still subordinate?), it is a high inducement to the individual to ripen, to become
world, to become world for himself for another's sake. It is a great exacting claim
upon him, something that chooses him out and calls him to vast things. Only in
this sense, as the task of working at themselves ("to hearken and to hammer day
and night"), might young people use the love that is given them. Merging and
surrendering and every kind of communion is not for them (who must save and
gather for along, long time still), is the ultimate, is perhaps that for which
human lives as yet scarcely suffice.

Whoever looks seriously at it finds that neither for death, which is difficult,
nor for difficult love has any explanation, any solution, any hint of way yet
been discerned; and for these two problems that we carry wrapped up and
hand on without opening, it will not be possible to discover any general rule
resting in agreement. But in the same measure in which we begin as individuals
to put life to the test, we shall, being individuals, meet these great things at
closer range. The demands which the difficult work of love makes upon our
development are more than life-size, and as beginners we are not up to them.
But if we nevertheless hold out and take this love upon us as burden and
apprenticeship, instead of losing ourselves in all the light and frivolous play,
behind which people have hidden from the most earnest earnestness of their
existence - then a little progress and alleviation will perhaps be perceptible
to those who come long after us; that would be much.

Rainer Maria Rilke

from Letters to a Young Poet

Home Sweet Home

Saturday, January 12, 2008

Tuesday, January 08, 2008

From MNCP's Website: Steve Benson

Steven Benson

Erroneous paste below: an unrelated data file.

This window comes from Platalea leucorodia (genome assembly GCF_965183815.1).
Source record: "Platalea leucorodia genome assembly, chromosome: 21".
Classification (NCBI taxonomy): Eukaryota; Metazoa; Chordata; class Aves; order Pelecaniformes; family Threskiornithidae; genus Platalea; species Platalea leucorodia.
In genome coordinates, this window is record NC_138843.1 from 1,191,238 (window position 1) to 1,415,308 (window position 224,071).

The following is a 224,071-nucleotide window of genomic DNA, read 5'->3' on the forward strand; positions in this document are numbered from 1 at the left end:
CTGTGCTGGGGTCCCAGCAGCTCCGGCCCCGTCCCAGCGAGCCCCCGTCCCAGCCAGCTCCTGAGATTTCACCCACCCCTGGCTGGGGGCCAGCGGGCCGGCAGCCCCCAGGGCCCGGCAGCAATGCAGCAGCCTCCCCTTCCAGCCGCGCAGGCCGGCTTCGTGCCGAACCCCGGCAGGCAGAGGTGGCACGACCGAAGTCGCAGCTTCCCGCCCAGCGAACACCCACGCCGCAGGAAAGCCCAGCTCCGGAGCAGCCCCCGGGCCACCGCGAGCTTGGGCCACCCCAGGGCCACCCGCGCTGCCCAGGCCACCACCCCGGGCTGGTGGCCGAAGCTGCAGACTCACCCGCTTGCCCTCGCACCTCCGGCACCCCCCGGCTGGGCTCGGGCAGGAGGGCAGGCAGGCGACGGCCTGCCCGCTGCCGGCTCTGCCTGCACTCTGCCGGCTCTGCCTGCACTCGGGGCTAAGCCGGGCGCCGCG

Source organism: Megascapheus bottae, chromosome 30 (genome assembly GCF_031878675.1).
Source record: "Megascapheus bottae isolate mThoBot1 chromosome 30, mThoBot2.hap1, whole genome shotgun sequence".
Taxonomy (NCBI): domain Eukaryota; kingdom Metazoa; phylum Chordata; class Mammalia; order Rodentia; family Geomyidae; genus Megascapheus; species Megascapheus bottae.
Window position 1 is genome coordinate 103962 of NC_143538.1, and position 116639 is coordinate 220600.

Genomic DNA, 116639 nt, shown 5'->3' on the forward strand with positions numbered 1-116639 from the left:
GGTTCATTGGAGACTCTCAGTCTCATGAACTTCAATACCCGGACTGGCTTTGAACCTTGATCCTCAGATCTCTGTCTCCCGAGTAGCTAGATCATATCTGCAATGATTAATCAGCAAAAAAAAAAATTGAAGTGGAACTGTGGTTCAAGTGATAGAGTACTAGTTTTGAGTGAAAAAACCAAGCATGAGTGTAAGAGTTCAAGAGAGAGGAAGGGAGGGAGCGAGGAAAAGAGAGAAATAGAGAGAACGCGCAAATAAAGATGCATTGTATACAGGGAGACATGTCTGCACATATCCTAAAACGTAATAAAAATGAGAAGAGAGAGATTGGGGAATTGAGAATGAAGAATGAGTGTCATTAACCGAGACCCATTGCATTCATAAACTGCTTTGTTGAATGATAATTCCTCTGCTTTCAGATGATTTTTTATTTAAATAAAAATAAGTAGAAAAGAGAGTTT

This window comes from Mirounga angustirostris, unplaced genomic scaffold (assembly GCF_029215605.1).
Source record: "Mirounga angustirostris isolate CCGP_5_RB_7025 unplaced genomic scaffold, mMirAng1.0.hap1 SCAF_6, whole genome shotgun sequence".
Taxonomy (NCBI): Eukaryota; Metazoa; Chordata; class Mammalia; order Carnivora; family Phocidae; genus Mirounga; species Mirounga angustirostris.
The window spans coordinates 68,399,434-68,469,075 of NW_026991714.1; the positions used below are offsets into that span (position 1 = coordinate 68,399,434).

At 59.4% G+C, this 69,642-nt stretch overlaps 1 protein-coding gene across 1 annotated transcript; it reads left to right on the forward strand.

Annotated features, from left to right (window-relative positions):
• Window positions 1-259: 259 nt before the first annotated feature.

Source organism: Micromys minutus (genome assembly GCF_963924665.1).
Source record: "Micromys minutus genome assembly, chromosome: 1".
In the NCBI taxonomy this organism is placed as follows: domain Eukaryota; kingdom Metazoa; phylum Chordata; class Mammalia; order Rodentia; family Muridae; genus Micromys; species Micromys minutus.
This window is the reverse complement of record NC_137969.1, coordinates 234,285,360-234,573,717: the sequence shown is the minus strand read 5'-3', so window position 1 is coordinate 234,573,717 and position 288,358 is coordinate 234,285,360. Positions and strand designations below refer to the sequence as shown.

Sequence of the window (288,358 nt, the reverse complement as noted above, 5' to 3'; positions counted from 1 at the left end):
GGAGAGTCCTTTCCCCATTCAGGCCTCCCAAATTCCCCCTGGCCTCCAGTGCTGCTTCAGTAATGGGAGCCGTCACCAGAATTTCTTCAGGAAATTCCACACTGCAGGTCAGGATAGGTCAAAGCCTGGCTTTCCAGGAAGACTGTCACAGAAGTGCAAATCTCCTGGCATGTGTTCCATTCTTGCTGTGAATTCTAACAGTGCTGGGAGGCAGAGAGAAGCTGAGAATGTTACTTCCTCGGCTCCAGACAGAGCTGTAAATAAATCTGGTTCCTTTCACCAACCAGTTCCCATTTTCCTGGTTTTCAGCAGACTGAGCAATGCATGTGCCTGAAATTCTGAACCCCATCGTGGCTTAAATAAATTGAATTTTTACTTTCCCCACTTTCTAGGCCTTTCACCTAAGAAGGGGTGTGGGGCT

Second Tuesday Lecture + Steven Benson:
The Cost of Power in China: The Three Gorges Dam and the Yangtze River Valley

January 8, 2008 - 7:00 PM

Photographer Steven Benson will discuss his much acclaimed photo essay documenting 400 miles of the Yangtze River valley before the reservoir behind the Three Gorges dam filled in 2003 flooding 13 cities, 140 towns, 1,352 villages and forcing two million people to leave their ancestral homes. He will address, from an interdisciplinary perspective, the construction of the world's largest dam and the effect it has had on the valley's people and their way of life. A book of this work was published in 2006 by Black Opal Press with essays by A.D. Coleman and Dai Qing and a limited number of copies will be available for signing.

Steven Benson received a Masters Degree from Cranbrook Academy of Art. He has received numerous fellowships and grants, including three Creative Artist Grants (Michigan Council for the Arts) and an NEA/ArtsMidwest Fellowship. Benson is in many private and public collections, including Museum of Fine Art (Houston), Detroit Institute of Arts, Bibliotheque Nationale (France), Centre Georges Pompidou, Museet for Fotokunst (Denmark). His recent exhibitions are FotoFest Biennial, Argentinean Biennial of Documentary Photography (2004), International Festival of Photography (Poland), Internationale Fototage Biennial (Germany, 2005), International Photography Gathering (Syria), Daegu Photo Biennale (South Korea), Lianzhou International Festival of Photography (China), Odense Foto Triennale (Denmark, 2006), retrospective FlatFile Galleries (Chicago, 2007), FotoFest 2008 Biennial. His book, The Cost of Power in China: The Three Gorges Dam and the Yangtze River Valley, with essays by A.D. Coleman and Dai Qing - interview by Jens Friis - was published by Black Opal Press in 2006.

web links:

Saturday, January 05, 2008

Thursday, January 03, 2008